Janice Williams Loves Austin And sometimes I write about it.

November 18, 2012

Post-Election Now

Filed under: Family,Genealogy,Politics — Janice @ 11:06 pm

After I wrote that last blog, I kept thinking of more of the reasons why I voted for President Obama. And more and more reasons why I couldn’t fathom why someone would vote for Mitt Romney. Fortunately, that is all water under the bridge now. I was so incredibly relieved that the election was not close and there were no (major) shenanigans that affected the outcome of the election. I was really shocked it was called so early. I had to have my little celebration quietly because Mark had fallen asleep on his chair. Maybe an hour or so after it was called for Pres. Obama, he turned over and seemed to be in a lighter phase of sleep so I let him know at that point that we had four more years of Obama and he raised his head up enough to say, “Really? Cool,” before he fell back asleep.

I will go back to not talking politics here. I do worry, at times, that something I write here will affect me in my job or in future job searches. Everyone reads about employees that get fired for things that are on their Facebooks or things they write on their blogs. I know I will not be fired for lewd photos since none exist, but since we have seen employers already laying people off since the election because of politics, the possibility is always there, I suppose. I will hope for the best and hope that, it it were to happen, that I would make headlines and freedom lovers and first amendments supporters would rush to my aid.

Back to other topics of my life as I try to get into a writing rhythm again…

My Uncle Dick died at the end of October. I don’t believe you’ve ever read about him here. He was the younger brother of my grandfather. He was not just a little younger, he was a LOT younger than his 3 older brothers. My grandfather was born in 1908 and he was the second oldest. Dick was born in 1923. The 3 older boys were out of the house, married, and gone before Dick was even in school. This is my favorite picture of their family from that era, just because it does show the drastic difference in their ages:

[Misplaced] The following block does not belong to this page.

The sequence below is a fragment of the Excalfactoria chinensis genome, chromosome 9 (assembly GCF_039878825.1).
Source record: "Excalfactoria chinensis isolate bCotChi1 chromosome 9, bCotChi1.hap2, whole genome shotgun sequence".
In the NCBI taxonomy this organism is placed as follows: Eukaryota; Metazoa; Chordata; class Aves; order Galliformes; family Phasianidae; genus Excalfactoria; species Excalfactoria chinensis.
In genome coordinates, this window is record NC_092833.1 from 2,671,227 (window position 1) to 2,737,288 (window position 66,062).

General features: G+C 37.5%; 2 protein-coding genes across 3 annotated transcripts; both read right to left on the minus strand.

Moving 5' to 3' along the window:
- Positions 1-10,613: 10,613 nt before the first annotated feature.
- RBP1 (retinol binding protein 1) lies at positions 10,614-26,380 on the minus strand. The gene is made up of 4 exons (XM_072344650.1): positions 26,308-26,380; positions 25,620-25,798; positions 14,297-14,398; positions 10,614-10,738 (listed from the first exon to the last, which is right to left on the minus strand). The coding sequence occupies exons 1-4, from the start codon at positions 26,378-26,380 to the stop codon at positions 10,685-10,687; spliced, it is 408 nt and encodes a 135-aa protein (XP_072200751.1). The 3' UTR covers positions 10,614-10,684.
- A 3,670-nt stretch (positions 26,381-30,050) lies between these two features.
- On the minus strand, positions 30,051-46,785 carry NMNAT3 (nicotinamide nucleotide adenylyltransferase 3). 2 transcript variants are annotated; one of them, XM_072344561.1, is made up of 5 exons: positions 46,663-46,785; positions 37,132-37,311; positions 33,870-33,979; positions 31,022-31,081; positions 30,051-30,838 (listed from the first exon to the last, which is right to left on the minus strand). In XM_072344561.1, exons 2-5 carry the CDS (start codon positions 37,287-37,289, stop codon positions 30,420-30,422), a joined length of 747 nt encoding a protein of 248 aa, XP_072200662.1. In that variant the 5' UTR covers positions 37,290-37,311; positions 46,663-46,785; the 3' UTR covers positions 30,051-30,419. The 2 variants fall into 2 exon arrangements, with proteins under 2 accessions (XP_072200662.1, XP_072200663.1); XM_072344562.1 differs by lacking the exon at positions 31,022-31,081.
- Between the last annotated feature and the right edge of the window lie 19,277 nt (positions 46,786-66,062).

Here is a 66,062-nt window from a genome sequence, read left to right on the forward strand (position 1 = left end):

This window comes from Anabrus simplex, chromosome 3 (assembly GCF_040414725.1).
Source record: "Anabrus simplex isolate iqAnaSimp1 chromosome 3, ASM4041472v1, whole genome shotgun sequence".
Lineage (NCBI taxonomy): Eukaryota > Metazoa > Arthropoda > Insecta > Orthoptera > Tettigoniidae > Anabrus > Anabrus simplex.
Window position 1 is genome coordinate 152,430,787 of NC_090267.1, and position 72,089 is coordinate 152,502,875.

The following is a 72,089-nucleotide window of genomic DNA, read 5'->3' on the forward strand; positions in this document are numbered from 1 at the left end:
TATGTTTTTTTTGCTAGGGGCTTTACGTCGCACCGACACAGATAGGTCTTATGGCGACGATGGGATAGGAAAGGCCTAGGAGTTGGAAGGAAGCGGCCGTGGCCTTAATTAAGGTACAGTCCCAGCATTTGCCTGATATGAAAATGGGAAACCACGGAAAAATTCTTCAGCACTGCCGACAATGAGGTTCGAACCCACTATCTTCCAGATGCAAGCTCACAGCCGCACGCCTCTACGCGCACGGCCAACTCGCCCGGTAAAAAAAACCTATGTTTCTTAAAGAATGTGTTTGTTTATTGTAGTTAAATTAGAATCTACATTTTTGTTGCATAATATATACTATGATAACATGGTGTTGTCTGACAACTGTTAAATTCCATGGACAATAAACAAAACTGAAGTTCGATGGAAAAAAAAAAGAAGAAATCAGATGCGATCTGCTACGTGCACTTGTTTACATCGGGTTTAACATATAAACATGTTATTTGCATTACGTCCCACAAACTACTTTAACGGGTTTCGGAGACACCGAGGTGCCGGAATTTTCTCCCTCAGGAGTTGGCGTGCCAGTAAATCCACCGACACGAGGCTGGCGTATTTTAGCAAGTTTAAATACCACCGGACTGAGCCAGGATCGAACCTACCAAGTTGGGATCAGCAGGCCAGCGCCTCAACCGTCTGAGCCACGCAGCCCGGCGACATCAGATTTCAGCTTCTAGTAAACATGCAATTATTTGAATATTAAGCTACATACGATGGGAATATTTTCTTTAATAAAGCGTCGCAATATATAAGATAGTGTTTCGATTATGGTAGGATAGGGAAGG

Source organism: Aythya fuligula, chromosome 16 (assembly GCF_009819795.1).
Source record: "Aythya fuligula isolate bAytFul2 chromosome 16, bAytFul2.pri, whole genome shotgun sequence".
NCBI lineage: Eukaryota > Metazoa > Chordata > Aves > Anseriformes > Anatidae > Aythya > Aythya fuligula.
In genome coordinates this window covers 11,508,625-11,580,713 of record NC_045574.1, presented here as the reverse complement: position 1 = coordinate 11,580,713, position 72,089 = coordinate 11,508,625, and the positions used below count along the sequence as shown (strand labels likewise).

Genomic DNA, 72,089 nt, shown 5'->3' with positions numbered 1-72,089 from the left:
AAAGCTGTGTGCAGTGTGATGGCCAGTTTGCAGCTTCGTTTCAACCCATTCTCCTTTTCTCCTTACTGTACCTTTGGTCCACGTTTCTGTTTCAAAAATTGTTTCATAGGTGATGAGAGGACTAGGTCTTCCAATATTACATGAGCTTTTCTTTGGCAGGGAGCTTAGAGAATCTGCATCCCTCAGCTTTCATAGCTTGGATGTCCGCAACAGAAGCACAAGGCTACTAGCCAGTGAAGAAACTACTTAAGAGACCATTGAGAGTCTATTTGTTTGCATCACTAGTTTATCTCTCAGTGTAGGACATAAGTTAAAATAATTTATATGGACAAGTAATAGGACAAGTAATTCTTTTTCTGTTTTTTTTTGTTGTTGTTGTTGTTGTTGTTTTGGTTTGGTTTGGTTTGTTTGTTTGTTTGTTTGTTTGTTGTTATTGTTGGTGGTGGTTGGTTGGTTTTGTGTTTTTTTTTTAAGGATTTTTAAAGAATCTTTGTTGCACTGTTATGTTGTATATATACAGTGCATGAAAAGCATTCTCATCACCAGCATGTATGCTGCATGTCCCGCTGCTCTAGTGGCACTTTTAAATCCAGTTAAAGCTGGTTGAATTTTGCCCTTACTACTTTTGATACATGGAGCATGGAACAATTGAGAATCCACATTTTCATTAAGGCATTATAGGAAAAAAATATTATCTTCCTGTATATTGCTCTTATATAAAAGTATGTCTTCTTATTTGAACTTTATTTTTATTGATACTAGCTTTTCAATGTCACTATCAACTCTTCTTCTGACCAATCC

Image-33

I’d say this was about 1927. A pretty prosperous looking bunch. My grandfather is the second from the right. Dick is the little one.

I’ve kind of been watching over Uncle Dick for the last few years and I’ve been his medical power of attorney. I was the one who had to sign all the paperwork to let the hospice people take over his care in his last week or so of life. Up until then he really was in his right mind and I never had to make any medical decisions for him.  My dad was only 5 years younger than his uncle and at some point in the 1990s, Dad insisted the Uncle Dick come and live in a nursing home near their house. Dad was good to visit him on a weekly basis and was his only male relative and only friend in the world. When Dad died in 2006, I couldn’t take over that role, but I did try to visit him from time to time (more like once a year instead of once a week) and send him a card occasionally.

Uncle Dick was really odd and not someone that we looked forward to seeing. And I don’t just mean because of the nursing home atmosphere. He was raised as a Mama’s boy and he lived with his mother his whole life. His own father died when he was only  11 and with his brothers all grown and married, he was left to help take care of the cows and the farm. He left school in about fifth grade (though he had fallen behind and was older than his classmates then) and never got any more education. He did get married once, but the story I heard was that she came to live with him and his domineering mother (my great-grandmother) and it wasn’t long before neighbors across the road heard her hollering one night, “Doyle!” (his real first name was Doyle) Doyle, we’re going in to town tomorrow and we’re getting’ us a divorce!”  And they did. I don’t know how much of that is true, but I got it from a very reliable source.